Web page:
As I write these lines, Sweden-Greta sails across the great ocean to travel to a conference as climate-neutral as possible. Thanks to some super-smart journalists, we know that several people are flying over to get the boat back, and the skippers are flying back as well because they do not feel like living in a can for another few weeks.
However, that’s not the point here. It’s actually irrelevant in my opinion. Greta moves people. She mobilizes. She draws attention to things. Each of us may have his “opposite opinion”. But if we are honest with ourselves, we also know that at 16, we didn’t manage to get so many things done as her. Nobody asked me at 16 if I wanted to meet the American president. More specifically, I haven’t been asked to this day. What about you?
But that doesn’t really matter. Because the sixty-four-thousand-dollar “Greta” question is:
“Now tell me, how do you feel about climate protection? You are a very good person, but I think you do not think much of it!” (roughly quoting J. W. v. Goethe)
For my part, I am far from having a good record. I just flew to China to meet with customers and business partners. Of course, the meetings were about how zero-emission vehicles can look and function in the future. But paradoxically, to develop zero-emission vehicles, one has to fly around the globe in a Boeing 737 and burn several tons of kerosene per hour. Actually, pretty uncool even if some people would say “The plane would have flown anyway”. A mule would have been more sustainable. As with Marco Polo. Unfortunately, my project sets a different timetable than Mr Polo had back then.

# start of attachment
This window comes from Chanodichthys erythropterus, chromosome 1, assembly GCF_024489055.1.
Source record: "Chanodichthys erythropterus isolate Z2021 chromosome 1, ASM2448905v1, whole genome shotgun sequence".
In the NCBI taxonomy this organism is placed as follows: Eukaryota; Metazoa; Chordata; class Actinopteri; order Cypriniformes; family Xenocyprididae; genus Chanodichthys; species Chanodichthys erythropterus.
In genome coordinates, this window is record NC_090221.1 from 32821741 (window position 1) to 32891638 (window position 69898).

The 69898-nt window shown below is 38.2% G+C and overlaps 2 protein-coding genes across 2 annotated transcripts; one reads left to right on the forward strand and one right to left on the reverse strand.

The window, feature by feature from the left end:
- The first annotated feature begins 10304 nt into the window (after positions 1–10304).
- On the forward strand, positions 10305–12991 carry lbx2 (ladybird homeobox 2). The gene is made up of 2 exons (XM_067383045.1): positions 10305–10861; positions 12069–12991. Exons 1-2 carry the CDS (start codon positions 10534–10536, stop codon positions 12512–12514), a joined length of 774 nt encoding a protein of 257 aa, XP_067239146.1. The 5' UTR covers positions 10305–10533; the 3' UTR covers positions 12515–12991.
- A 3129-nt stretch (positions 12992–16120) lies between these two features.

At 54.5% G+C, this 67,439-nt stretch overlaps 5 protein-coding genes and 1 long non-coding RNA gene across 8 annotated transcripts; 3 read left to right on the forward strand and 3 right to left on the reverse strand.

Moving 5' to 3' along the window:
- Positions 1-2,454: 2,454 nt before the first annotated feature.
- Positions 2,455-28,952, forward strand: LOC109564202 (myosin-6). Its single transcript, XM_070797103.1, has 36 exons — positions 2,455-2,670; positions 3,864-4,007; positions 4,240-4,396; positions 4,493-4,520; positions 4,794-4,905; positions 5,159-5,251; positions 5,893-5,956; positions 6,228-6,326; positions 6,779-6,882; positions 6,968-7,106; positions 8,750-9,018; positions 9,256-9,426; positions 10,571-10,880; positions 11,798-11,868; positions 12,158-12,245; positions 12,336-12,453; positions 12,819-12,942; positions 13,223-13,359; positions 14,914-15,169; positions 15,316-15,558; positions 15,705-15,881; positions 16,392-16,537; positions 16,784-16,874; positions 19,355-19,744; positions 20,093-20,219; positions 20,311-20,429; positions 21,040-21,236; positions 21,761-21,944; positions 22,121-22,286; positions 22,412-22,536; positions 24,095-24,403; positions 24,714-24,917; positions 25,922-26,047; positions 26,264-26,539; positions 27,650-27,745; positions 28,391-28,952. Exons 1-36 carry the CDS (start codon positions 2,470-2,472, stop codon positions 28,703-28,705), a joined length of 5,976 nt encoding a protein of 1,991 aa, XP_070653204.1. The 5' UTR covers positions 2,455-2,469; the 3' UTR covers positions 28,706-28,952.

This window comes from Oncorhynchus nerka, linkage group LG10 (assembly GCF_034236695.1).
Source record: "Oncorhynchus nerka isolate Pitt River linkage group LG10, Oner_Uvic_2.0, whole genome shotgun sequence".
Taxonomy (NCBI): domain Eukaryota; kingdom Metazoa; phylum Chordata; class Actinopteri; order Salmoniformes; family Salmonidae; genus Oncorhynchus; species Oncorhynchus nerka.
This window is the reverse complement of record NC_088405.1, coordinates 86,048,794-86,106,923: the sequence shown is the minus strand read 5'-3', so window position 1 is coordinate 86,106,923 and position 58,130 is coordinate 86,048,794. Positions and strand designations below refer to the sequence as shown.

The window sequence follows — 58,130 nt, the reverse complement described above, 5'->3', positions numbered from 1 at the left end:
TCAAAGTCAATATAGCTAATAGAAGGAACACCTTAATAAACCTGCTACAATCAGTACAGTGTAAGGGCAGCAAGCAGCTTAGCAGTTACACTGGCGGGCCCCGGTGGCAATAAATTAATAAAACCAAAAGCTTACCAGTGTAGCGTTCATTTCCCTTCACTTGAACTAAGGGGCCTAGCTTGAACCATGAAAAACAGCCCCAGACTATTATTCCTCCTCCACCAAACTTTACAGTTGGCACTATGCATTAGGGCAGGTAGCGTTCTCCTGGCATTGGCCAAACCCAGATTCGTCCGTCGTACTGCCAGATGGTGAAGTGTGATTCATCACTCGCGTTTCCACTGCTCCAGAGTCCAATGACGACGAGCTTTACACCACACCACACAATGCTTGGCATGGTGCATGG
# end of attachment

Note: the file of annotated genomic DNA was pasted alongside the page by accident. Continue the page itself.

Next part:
The brilliant Swiss journalist Frank A. Meyer drew my attention to another, much more important “flaw” in Greta’s sailing trip: the journey is “Sponsored by Monaco”. The one co-skipper who brings Greta to her destination so selflessly is the son of some Princess from Monaco. Whereby “son” of course describes a biological relationship as well as a job title.
So, Greta surrounds herself with people who spend money that they have never earned, and who live in a country that gives the rich a chance not to pay taxes. Taxes that would be required, for example, to implement environmental measures. Monaco is a country of no model character in any way.
You see: it’s not that easy, neither for Greta nor for you and me. But it pays to think about the sixty-four-thousand-dollar-Greta question: “Now tell me, how do you feel about climate protection?” Because as always: You can’t make something out of nothing.
PS: I will report on my findings in China in a webinar. You can already remember the date: October 16, 2019, 5 PM CET (i.e. 11am EST, 8am PST, 3pm GMT). The apparent developing country has done more in the field of electric and hydrogen cars in the past few years than we have. Much more. We may be better in creating PowerPoint slides and telling what to do and what should be done. But they are better in rolling up their sleeves and just do it. Greta or not: look at it and form an opinion. Even if you consider electric cars as nonsense and refer to any academic studies. Who cares? The Chinese are doing it, and if we want to sell cars in the future, we have to come up with something.
Here is the link to the webinar registration: https://events.genndi.com/channel/hydrogeninchina